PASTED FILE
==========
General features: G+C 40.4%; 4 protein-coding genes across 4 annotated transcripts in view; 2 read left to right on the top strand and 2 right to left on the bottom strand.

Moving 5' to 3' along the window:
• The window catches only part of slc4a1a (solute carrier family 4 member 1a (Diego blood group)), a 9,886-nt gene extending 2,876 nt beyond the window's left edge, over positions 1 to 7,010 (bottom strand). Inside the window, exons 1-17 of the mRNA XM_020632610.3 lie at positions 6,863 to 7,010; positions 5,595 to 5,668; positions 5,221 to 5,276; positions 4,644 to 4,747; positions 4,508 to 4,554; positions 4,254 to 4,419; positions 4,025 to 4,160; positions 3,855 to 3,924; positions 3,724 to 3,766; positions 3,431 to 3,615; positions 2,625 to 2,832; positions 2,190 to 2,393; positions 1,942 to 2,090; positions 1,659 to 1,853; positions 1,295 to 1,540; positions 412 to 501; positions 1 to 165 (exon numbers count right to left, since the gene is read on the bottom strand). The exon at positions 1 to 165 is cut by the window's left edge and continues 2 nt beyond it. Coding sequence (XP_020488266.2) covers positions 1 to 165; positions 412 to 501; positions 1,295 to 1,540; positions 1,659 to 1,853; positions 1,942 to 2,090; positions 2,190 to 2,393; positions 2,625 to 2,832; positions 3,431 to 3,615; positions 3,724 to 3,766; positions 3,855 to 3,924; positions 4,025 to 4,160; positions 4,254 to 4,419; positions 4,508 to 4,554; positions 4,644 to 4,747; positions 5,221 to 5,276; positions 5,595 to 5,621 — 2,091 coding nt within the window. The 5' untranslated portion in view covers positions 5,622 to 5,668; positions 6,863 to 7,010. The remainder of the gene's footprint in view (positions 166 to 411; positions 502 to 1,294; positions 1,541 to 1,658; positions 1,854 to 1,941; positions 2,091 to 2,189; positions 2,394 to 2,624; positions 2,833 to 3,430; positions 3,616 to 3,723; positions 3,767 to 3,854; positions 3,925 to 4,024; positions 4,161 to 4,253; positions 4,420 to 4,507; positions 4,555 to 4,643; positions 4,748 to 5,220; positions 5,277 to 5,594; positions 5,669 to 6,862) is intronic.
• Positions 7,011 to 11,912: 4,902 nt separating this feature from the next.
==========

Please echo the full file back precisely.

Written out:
General features: G+C 40.4%; 4 protein-coding genes across 4 annotated transcripts in view; 2 read left to right on the top strand and 2 right to left on the bottom strand.

Moving 5' to 3' along the window:
• The window catches only part of slc4a1a (solute carrier family 4 member 1a (Diego blood group)), a 9,886-nt gene extending 2,876 nt beyond the window's left edge, over positions 1 to 7,010 (bottom strand). Inside the window, exons 1-17 of the mRNA XM_020632610.3 lie at positions 6,863 to 7,010; positions 5,595 to 5,668; positions 5,221 to 5,276; positions 4,644 to 4,747; positions 4,508 to 4,554; positions 4,254 to 4,419; positions 4,025 to 4,160; positions 3,855 to 3,924; positions 3,724 to 3,766; positions 3,431 to 3,615; positions 2,625 to 2,832; positions 2,190 to 2,393; positions 1,942 to 2,090; positions 1,659 to 1,853; positions 1,295 to 1,540; positions 412 to 501; positions 1 to 165 (exon numbers count right to left, since the gene is read on the bottom strand). The exon at positions 1 to 165 is cut by the window's left edge and continues 2 nt beyond it. Coding sequence (XP_020488266.2) covers positions 1 to 165; positions 412 to 501; positions 1,295 to 1,540; positions 1,659 to 1,853; positions 1,942 to 2,090; positions 2,190 to 2,393; positions 2,625 to 2,832; positions 3,431 to 3,615; positions 3,724 to 3,766; positions 3,855 to 3,924; positions 4,025 to 4,160; positions 4,254 to 4,419; positions 4,508 to 4,554; positions 4,644 to 4,747; positions 5,221 to 5,276; positions 5,595 to 5,621 — 2,091 coding nt within the window. The 5' untranslated portion in view covers positions 5,622 to 5,668; positions 6,863 to 7,010. The remainder of the gene's footprint in view (positions 166 to 411; positions 502 to 1,294; positions 1,541 to 1,658; positions 1,854 to 1,941; positions 2,091 to 2,189; positions 2,394 to 2,624; positions 2,833 to 3,430; positions 3,616 to 3,723; positions 3,767 to 3,854; positions 3,925 to 4,024; positions 4,161 to 4,253; positions 4,420 to 4,507; positions 4,555 to 4,643; positions 4,748 to 5,220; positions 5,277 to 5,594; positions 5,669 to 6,862) is intronic.
• Positions 7,011 to 11,912: 4,902 nt separating this feature from the next.